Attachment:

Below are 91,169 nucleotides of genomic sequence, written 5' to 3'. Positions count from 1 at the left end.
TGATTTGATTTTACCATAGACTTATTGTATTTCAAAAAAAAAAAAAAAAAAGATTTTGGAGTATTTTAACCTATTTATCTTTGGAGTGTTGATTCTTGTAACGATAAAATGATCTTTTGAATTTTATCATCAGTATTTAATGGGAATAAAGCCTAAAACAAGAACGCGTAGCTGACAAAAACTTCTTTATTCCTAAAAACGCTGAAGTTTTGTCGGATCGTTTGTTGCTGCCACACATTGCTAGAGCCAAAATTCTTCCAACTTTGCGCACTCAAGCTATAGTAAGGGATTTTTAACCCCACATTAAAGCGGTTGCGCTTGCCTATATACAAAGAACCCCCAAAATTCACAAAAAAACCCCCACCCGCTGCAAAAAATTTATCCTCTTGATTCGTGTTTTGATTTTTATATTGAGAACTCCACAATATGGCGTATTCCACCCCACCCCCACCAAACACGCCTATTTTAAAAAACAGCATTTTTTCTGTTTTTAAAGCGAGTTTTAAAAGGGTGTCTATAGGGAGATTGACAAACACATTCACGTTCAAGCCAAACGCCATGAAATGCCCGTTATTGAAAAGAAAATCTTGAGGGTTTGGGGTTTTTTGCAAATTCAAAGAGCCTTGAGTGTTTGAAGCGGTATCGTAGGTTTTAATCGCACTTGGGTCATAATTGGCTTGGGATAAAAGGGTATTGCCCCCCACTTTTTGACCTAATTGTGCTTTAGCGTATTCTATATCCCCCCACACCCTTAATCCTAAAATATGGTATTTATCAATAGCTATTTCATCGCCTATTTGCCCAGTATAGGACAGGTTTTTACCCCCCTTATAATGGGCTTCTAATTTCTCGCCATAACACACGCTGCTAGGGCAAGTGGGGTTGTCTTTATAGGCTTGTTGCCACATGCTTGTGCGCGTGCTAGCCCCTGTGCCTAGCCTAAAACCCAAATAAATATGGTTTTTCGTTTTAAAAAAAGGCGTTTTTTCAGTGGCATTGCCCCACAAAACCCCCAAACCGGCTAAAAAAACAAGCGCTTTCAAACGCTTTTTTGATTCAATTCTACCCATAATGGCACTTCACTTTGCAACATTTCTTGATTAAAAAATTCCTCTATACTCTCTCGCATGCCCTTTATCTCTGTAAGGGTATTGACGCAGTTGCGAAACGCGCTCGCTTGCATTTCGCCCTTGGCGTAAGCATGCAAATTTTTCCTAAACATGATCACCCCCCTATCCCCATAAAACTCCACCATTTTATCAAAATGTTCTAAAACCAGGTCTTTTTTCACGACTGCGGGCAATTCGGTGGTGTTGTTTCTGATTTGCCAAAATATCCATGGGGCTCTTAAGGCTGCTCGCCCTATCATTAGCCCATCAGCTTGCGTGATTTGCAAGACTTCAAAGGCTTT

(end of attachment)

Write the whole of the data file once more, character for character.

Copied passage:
Below are 91,169 nucleotides of genomic sequence, written 5' to 3'. Positions count from 1 at the left end.
TGATTTGATTTTACCATAGACTTATTGTATTTCAAAAAAAAAAAAAAAAAAGATTTTGGAGTATTTTAACCTATTTATCTTTGGAGTGTTGATTCTTGTAACGATAAAATGATCTTTTGAATTTTATCATCAGTATTTAATGGGAATAAAGCCTAAAACAAGAACGCGTAGCTGACAAAAACTTCTTTATTCCTAAAAACGCTGAAGTTTTGTCGGATCGTTTGTTGCTGCCACACATTGCTAGAGCCAAAATTCTTCCAACTTTGCGCACTCAAGCTATAGTAAGGGATTTTTAACCCCACATTAAAGCGGTTGCGCTTGCCTATATACAAAGAACCCCCAAAATTCACAAAAAAACCCCCACCCGCTGCAAAAAATTTATCCTCTTGATTCGTGTTTTGATTTTTATATTGAGAACTCCACAATATGGCGTATTCCACCCCACCCCCACCAAACACGCCTATTTTAAAAAACAGCATTTTTTCTGTTTTTAAAGCGAGTTTTAAAAGGGTGTCTATAGGGAGATTGACAAACACATTCACGTTCAAGCCAAACGCCATGAAATGCCCGTTATTGAAAAGAAAATCTTGAGGGTTTGGGGTTTTTTGCAAATTCAAAGAGCCTTGAGTGTTTGAAGCGGTATCGTAGGTTTTAATCGCACTTGGGTCATAATTGGCTTGGGATAAAAGGGTATTGCCCCCCACTTTTTGACCTAATTGTGCTTTAGCGTATTCTATATCCCCCCACACCCTTAATCCTAAAATATGGTATTTATCAATAGCTATTTCATCGCCTATTTGCCCAGTATAGGACAGGTTTTTACCCCCCTTATAATGGGCTTCTAATTTCTCGCCATAACACACGCTGCTAGGGCAAGTGGGGTTGTCTTTATAGGCTTGTTGCCACATGCTTGTGCGCGTGCTAGCCCCTGTGCCTAGCCTAAAACCCAAATAAATATGGTTTTTCGTTTTAAAAAAAGGCGTTTTTTCAGTGGCATTGCCCCACAAAACCCCCAAACCGGCTAAAAAAACAAGCGCTTTCAAACGCTTTTTTGATTCAATTCTACCCATAATGGCACTTCACTTTGCAACATTTCTTGATTAAAAAATTCCTCTATACTCTCTCGCATGCCCTTTATCTCTGTAAGGGTATTGACGCAGTTGCGAAACGCGCTCGCTTGCATTTCGCCCTTGGCGTAAGCATGCAAATTTTTCCTAAACATGATCACCCCCCTATCCCCATAAAACTCCACCATTTTATCAAAATGTTCTAAAACCAGGTCTTTTTTCACGACTGCGGGCAATTCGGTGGTGTTGTTTCTGATTTGCCAAAATATCCATGGGGCTCTTAAGGCTGCTCGCCCTATCATTAGCCCATCAGCTTGCGTGATTTGCAAGACTTCAAAGGCTTT